I wrote a whole post just now criticizing Fox News for their annual War on Christmas because it’s exhausting and polarizing.
And the crux of the post was, of course, that for someone who isn’t Christian there’s nothing more obviously fictional than the notion that Christians can’t celebrate their holiday, that the “political correctness” decried by Fox isn’t designed to make the powerful feel weaker but to make minorities feel included, and that the result of Fox’s War on Christmas is to make a whole bunch of people — who are already in the majority by a wide, wide margin — celebrate Christmas more aggressively.
And immediately two geniuses decided that I don’t know what I’m talking about because
1) I clearly don’t understand the difference between Fox News’ entertainment programming and Fox News’ news programming:
This is a damn morning show, not hard news. Learn the difference.
2) The show I must like — but that actually I’ve never watched for even one second — is bad too:
MSNBC’s Lawrence O’Donnell shouting over people he disagrees with and then kicking them off of his show is what they consider journalistic integrity.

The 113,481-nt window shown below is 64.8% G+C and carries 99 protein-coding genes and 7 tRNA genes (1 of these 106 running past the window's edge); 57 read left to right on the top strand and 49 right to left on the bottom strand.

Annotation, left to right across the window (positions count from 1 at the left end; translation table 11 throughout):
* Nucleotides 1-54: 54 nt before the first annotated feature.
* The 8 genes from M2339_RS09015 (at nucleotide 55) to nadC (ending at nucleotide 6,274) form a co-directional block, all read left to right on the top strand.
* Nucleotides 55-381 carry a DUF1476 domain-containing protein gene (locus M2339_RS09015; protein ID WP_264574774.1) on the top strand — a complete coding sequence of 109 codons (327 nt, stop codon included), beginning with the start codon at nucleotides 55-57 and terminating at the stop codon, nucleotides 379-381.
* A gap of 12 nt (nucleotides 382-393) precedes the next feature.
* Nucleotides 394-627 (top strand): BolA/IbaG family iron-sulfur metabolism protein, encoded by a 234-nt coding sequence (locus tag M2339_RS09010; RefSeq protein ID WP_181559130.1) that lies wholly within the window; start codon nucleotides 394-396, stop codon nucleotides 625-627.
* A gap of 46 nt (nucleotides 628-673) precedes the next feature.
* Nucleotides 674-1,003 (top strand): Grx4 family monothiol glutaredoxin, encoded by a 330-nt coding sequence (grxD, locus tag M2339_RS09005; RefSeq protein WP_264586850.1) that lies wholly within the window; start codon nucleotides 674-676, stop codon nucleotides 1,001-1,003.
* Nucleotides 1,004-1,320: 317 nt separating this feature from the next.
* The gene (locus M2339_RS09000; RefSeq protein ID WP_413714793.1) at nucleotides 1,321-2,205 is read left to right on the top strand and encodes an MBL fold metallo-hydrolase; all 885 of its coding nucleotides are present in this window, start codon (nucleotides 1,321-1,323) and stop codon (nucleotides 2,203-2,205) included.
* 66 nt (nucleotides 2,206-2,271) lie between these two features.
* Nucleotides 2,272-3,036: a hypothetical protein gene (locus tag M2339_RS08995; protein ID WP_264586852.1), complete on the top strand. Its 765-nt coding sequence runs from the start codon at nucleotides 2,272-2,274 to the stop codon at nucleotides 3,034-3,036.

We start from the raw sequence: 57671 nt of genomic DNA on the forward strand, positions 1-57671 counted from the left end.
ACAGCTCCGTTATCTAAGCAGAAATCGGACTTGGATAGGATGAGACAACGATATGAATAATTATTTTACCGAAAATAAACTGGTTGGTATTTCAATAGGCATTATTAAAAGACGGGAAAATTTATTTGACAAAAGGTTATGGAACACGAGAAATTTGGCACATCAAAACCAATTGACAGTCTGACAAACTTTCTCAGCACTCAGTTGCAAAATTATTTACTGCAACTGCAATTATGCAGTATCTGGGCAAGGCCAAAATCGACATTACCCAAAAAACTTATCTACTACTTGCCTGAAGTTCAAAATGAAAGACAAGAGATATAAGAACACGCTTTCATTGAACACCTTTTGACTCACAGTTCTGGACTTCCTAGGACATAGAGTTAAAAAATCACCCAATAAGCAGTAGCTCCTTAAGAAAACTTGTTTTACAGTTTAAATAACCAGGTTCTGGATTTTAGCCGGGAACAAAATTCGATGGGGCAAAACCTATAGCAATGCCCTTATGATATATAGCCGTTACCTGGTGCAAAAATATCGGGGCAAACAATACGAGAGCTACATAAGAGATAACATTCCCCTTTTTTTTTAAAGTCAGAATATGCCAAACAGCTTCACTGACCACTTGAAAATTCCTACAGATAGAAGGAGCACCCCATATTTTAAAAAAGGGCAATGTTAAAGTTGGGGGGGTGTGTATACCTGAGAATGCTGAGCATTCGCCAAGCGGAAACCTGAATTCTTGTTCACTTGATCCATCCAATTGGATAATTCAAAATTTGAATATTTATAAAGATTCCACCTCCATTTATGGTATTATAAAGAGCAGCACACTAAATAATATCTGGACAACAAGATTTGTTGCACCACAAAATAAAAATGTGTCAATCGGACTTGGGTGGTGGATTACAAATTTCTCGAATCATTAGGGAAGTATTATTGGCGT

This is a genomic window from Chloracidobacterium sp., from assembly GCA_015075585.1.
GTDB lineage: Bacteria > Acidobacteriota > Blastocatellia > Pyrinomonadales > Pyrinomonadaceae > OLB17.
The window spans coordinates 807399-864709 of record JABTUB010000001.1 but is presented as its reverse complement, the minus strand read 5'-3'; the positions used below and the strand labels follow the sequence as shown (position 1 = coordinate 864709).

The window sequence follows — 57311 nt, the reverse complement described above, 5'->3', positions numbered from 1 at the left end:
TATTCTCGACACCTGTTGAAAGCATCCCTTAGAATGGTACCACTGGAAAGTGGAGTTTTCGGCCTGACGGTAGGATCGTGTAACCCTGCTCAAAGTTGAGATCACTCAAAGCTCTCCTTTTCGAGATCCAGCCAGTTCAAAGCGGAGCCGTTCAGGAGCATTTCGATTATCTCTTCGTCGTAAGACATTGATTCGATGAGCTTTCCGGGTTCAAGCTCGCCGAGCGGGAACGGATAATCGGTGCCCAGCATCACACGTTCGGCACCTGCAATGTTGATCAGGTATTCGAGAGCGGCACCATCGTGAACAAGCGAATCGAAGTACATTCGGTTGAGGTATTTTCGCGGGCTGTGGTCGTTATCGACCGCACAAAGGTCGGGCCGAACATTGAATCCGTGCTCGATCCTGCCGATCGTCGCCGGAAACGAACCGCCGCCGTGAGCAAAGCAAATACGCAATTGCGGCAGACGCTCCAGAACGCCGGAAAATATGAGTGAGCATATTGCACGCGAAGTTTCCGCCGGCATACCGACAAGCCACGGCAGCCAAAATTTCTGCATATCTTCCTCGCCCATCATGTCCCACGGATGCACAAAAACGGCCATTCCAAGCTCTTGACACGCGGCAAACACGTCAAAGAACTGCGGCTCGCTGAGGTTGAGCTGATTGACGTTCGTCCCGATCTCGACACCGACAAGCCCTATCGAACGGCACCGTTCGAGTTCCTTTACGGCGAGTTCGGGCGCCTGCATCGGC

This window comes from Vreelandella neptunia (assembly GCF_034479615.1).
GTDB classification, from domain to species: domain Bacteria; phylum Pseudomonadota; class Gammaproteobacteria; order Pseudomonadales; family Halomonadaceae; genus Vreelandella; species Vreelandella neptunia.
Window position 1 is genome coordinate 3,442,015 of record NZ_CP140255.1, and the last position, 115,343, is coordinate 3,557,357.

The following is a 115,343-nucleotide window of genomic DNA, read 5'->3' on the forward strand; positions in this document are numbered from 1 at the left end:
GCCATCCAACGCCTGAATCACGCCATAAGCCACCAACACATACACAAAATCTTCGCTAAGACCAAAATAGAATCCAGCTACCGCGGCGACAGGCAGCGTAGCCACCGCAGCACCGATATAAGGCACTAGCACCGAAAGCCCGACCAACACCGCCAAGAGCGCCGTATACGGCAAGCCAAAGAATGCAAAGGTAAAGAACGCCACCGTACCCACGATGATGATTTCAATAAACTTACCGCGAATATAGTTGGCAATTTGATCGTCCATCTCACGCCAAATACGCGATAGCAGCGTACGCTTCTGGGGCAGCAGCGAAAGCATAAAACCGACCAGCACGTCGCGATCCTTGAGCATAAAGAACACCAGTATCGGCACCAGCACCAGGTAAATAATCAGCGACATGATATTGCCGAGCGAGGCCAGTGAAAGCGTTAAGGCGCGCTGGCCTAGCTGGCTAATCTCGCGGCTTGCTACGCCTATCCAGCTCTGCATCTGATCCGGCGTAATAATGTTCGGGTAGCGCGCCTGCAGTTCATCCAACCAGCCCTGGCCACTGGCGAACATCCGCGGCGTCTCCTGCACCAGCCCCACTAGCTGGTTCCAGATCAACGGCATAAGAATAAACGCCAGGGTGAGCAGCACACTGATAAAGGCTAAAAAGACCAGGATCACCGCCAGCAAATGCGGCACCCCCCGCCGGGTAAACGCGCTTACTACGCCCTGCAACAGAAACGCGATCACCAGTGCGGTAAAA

So, basically, the argument in reply is that the people who are talking about the War on Christmas on Fox News have no journalistic standards. Which is precisely what I claimed at the beginning of my post. But the real point of the post was about how the trumped up War on Christmas exists only in the minds of Fox News and its viewers … but that the result of their constant harping on something that doesn’t exist is further polarizing of people in this country. Which is then demonstrated by the two geniuses who think that Fox News doesn’t have any responsibility to journalism or even to truth-telling.
So, yeah, polarizing nonsense.
Fox News should use that as their new slogan. It’s much more obviously true than Fair and Balanced. And it captures the spirit of what they’re doing and what their viewers have come to expect.